Changes in the energy sector are usually slow and difficult. This spring, however, the parliament surprisingly quickly and smoothly approved a package of amendments to the Energy Act, which are largely aimed at deregulation in the sector and are expected to bring more competition and market-determined prices.
The amendments are related mainly but not only to further deregulation of electricity production, the requirement for electricity distribution companies to buy part of their supply on the Independent Bulgarian Energy Exchange (IBEX) and expansion of the powers of the energy regulator. The IBEX will become much more liquid, which inevitably will solve a major problem highlighted by businesses - the lack of electricity volumes available for trading which often leads to a rise in prices.
The full effect of all these amendments will be felt most probably in 2019 when the government is expected to renegotiate the long-term Power Purchasing Agreements (PPAs) of AES Galabovo and ContourGlobal Maritsa East 3 power plants. The two coal-fired power plants will greatly enhance the supply of electricity on the free market, if their PPAs are amended with requirement to sell all their production at the IBEX.
The reform does not concern directly the regulated market, which comprises all domestic consumers.
Heat power plants, cogeneration plants, factory plants as well as renewable energy suppliers (RES) with installed capacity of more than 4 megawatts (a total of 147 companies), whose electricity is currently being purchased by the National Electricity Company (NEK) at fixed feed-in tariffs, will start selling all their energy at the IBEX. They will have to sign premium contracts with the Power System Security Fund (PSSF) by 31 October to offset the difference between the market price achieved and the price set in their long-term contracts.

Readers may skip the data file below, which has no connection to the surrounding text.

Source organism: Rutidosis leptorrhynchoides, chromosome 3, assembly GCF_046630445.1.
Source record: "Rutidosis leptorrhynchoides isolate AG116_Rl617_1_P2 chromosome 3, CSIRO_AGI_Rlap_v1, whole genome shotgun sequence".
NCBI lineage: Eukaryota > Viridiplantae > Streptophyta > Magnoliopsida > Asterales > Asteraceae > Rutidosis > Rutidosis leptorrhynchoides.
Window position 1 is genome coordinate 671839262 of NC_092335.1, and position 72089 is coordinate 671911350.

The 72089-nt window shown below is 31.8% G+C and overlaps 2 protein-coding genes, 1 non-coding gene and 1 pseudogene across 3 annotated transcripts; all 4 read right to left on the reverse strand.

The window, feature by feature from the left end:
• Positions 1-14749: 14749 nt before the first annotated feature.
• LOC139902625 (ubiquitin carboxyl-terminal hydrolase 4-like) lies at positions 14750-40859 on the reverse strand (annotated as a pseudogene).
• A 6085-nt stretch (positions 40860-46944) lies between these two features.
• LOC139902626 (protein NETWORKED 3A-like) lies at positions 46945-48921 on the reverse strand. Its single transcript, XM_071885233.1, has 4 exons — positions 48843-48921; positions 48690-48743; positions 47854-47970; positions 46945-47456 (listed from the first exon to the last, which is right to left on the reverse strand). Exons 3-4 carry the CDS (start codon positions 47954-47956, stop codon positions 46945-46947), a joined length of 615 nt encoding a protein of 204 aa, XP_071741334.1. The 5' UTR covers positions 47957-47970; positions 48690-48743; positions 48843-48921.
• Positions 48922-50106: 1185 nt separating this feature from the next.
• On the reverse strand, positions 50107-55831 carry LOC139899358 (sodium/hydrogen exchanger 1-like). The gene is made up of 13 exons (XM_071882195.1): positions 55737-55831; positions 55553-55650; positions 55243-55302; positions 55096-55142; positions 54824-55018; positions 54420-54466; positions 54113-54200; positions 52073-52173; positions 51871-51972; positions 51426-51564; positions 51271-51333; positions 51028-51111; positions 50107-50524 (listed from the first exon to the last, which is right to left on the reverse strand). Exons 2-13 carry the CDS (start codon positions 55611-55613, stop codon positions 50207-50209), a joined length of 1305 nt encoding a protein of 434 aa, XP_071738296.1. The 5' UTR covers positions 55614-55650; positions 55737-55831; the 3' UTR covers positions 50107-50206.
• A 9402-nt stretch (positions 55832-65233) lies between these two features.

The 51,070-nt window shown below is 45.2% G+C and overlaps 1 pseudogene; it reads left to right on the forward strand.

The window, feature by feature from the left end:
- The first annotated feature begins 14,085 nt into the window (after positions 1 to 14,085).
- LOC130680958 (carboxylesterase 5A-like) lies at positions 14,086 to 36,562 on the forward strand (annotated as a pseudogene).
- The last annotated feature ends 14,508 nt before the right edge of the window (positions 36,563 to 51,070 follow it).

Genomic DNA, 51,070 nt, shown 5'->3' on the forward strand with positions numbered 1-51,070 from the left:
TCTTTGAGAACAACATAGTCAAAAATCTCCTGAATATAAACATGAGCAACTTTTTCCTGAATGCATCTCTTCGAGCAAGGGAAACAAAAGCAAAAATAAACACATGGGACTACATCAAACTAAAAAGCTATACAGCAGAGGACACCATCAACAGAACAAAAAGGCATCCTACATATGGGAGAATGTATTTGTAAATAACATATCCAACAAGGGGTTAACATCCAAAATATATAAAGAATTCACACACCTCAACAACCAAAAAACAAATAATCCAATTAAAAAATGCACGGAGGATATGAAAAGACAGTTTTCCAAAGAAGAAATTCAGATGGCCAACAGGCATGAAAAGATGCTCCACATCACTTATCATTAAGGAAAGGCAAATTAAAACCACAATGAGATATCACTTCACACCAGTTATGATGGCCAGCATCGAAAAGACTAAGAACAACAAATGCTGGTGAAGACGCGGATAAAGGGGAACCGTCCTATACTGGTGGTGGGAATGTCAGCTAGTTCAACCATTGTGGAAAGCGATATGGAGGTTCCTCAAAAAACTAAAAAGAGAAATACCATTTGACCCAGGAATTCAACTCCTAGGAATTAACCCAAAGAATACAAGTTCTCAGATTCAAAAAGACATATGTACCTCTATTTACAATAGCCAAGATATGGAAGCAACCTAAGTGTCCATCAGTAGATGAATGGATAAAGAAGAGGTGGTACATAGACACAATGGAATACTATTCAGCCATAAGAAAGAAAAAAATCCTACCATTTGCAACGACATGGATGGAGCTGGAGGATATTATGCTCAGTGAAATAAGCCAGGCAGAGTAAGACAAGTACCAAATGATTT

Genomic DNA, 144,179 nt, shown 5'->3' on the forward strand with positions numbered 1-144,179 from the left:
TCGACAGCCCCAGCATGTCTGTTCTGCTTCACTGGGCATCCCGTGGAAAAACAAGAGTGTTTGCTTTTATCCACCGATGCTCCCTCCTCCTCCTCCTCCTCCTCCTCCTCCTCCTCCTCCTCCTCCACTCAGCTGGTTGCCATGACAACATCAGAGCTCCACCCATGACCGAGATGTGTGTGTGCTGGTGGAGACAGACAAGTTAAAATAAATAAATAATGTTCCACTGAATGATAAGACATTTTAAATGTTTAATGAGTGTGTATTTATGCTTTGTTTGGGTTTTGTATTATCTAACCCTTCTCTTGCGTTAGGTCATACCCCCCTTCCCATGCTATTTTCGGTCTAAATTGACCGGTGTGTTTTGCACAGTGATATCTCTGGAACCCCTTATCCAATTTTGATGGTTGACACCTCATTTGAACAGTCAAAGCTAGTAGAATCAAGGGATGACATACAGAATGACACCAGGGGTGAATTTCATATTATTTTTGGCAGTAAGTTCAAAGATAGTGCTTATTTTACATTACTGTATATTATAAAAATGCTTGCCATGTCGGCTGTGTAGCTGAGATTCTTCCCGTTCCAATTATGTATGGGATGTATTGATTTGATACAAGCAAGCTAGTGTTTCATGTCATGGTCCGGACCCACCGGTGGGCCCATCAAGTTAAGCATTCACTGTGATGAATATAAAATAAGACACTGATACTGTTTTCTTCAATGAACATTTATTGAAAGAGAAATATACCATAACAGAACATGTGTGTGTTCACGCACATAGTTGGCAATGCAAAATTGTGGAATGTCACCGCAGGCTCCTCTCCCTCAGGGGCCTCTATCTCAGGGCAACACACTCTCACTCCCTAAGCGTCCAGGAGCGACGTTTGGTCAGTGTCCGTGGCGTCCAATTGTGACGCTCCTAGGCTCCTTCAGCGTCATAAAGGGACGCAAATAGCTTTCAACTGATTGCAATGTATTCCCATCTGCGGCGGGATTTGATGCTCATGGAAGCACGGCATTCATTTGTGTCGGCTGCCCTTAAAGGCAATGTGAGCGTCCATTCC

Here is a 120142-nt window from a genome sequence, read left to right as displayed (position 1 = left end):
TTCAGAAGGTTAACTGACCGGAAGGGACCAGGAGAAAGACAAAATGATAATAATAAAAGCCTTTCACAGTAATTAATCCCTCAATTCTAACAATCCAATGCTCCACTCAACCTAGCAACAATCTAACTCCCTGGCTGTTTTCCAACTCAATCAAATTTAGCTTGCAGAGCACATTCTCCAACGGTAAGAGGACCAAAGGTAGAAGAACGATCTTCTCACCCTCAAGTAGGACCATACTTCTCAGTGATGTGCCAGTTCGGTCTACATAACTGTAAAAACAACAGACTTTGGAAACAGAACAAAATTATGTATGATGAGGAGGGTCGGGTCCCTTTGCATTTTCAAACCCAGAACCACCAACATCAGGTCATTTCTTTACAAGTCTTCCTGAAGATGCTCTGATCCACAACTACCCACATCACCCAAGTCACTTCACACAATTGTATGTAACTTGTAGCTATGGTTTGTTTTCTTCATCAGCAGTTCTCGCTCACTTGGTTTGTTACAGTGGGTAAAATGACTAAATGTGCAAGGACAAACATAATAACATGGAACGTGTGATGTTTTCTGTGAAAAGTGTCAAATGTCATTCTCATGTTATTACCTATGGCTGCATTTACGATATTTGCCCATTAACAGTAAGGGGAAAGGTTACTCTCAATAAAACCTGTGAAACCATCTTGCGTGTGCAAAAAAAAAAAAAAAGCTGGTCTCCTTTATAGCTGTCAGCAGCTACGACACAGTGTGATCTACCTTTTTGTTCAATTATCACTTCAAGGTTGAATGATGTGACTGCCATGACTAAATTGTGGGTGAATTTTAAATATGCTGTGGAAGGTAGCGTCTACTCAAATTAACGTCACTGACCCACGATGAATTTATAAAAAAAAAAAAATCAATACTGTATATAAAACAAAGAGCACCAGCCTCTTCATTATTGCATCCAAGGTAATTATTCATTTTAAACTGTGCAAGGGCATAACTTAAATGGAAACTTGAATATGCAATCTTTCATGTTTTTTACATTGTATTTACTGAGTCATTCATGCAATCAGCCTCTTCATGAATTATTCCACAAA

Unlike the current contracts, this premium will pose a risk to producers. It will be fixed for each producer and will be calculated by the energy regulator for a year ahead. A reference (estimate) market price will be determined, with the calculations of the regulator showing it should be 70 levs per megawatt hour for the period from 1 July 2018 to 30 June 2019.
There will be different estimate prices for different producers. Some of them, like wind farms achieve their peak at night when prices are low, others like heating power plants are more flexible.
According to simulations of the production modes of the respective producer groups made by the regulator, the fixed estimate market price for solar power plants will be 78.98 levs/ MWh. This means that if a photovoltaic park now has a feed-in tariff of 400 levs/ MWh, it will receive a premium contract of 321.02 BGN / MWh. If the market price is lower than the forecast, the producer will suffer losses and vice versa.
For wind power plants the fixed component determined by the regulatory authority is 67.06 levs/ MWh, for hydro power plants with installed capacity of up to 10 megawatts it is 68.98 levs/ MWh, for producers of electricity from biomass - 69.87 levs/ MWh, and for cogeneration plants it is 70.65 levs per megawatt hour.
Pending the entry into force of the new contracts between those producers and PSSF, NEK will continue to buy their energy. From July 1, when the new regulatory period starts, it will start selling the energy at the IBEX. The state-owned company will also receive a premium from the fund to offset the difference.
Calculations show that when all these power producers enter the market, the total quantities offered will increase by at least 4.4 teratwatt hours per year (with a total volume of 6.3 TWh traded on the exchange in 2017). In order to balance supply and demand when this huge volume hits the market, the power distribution companies of CEZ, Energo-Pro and EVN, as well as the Electricity System Operator (ESO) will start to buy the electricity needed to cover the technological losses from the free market, rather than through quotas set by the energy regulator. Their needs total approximately 4 TWh per year.